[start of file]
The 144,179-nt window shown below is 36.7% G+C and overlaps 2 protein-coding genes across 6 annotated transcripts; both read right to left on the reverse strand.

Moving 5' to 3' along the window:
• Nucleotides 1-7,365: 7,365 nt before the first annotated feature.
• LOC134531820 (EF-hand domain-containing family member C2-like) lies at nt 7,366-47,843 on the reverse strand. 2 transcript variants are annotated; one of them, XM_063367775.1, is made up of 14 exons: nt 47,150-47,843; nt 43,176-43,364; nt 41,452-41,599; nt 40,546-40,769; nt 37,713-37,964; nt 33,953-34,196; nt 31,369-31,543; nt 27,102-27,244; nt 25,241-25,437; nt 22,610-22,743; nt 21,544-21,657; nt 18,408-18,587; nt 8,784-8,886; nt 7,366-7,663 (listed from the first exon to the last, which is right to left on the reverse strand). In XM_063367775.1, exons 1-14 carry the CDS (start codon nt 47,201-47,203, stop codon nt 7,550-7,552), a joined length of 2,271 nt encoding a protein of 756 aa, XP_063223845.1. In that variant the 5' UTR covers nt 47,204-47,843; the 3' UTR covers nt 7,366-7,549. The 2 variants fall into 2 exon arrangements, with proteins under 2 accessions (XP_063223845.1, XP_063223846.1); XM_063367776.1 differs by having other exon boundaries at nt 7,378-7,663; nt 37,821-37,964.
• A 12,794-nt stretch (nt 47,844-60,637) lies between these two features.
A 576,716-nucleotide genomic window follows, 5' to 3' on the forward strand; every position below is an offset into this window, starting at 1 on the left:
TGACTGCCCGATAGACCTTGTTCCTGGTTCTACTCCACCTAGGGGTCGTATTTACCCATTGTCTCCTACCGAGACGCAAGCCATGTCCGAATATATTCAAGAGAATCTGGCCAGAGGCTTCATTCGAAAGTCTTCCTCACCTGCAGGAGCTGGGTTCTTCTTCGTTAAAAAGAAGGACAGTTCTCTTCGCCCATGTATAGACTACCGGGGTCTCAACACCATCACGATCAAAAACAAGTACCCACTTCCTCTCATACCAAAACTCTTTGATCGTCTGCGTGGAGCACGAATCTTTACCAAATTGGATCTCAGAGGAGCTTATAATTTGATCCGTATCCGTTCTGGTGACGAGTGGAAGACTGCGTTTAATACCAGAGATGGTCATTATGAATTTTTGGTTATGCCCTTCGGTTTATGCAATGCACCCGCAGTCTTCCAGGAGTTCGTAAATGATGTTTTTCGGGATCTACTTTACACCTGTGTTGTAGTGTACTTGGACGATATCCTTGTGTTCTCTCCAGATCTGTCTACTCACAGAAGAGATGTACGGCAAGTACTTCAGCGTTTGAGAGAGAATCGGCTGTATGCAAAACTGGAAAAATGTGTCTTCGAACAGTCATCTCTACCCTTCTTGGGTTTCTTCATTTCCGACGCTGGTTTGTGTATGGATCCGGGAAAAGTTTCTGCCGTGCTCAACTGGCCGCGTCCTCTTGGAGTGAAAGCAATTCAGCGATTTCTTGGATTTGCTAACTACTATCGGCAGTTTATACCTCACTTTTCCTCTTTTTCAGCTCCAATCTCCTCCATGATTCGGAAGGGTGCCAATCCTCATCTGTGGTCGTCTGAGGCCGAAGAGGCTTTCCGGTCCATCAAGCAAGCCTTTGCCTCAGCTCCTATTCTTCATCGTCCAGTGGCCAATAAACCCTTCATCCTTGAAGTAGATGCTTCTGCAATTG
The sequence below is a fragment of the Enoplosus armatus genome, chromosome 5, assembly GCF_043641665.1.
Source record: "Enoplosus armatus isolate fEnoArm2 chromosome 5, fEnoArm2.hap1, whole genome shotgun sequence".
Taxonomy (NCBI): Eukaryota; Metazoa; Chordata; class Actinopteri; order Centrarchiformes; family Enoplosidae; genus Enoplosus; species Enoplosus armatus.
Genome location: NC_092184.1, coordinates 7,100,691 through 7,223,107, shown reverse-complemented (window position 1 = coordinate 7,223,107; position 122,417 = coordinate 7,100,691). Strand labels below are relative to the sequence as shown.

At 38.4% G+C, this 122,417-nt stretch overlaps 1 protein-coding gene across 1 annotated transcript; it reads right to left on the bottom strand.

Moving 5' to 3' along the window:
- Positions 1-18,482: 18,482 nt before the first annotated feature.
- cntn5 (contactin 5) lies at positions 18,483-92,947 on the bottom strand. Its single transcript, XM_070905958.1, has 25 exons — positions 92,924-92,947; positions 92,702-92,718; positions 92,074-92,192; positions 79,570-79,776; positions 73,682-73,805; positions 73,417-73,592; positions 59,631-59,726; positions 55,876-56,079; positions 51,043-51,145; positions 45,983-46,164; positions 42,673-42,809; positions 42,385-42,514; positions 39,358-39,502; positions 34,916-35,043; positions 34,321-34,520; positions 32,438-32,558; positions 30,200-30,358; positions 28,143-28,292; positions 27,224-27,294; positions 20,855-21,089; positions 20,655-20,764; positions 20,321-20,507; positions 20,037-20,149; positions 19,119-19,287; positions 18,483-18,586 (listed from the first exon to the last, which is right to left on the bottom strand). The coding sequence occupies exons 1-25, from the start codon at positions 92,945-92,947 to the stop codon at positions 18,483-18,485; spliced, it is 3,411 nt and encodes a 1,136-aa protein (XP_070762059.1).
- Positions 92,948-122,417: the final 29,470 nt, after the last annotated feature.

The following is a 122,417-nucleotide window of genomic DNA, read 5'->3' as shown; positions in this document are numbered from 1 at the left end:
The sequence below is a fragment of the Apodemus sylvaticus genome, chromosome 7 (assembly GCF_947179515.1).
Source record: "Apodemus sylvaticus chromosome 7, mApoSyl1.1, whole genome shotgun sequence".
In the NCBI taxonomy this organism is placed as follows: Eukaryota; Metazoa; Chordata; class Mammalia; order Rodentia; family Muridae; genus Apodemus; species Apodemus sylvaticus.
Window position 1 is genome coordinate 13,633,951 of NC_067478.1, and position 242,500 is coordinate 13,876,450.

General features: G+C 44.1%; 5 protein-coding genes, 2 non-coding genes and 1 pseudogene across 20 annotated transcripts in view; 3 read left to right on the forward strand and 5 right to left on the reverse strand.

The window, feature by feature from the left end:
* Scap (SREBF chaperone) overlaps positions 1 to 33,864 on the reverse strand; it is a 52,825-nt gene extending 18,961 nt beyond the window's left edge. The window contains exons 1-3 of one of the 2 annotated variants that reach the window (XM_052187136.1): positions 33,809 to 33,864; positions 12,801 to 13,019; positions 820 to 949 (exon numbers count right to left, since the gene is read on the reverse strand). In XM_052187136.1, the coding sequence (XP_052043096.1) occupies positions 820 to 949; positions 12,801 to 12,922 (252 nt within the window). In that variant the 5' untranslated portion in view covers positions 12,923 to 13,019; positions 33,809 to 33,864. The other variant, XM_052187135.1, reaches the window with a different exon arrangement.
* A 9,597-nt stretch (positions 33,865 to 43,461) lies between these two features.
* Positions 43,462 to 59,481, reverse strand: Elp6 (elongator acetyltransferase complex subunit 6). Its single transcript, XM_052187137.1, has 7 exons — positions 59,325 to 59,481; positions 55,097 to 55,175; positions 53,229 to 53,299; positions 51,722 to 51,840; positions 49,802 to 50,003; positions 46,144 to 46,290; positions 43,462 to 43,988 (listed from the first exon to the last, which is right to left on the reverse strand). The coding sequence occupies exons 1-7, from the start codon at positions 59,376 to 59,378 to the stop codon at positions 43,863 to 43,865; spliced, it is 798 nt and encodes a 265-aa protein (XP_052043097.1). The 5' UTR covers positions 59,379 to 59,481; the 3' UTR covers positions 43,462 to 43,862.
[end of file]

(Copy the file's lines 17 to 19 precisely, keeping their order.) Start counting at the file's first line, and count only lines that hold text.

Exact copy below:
The following is a 122,417-nucleotide window of genomic DNA, read 5'->3' as shown; positions in this document are numbered from 1 at the left end:
The sequence below is a fragment of the Apodemus sylvaticus genome, chromosome 7 (assembly GCF_947179515.1).
Source record: "Apodemus sylvaticus chromosome 7, mApoSyl1.1, whole genome shotgun sequence".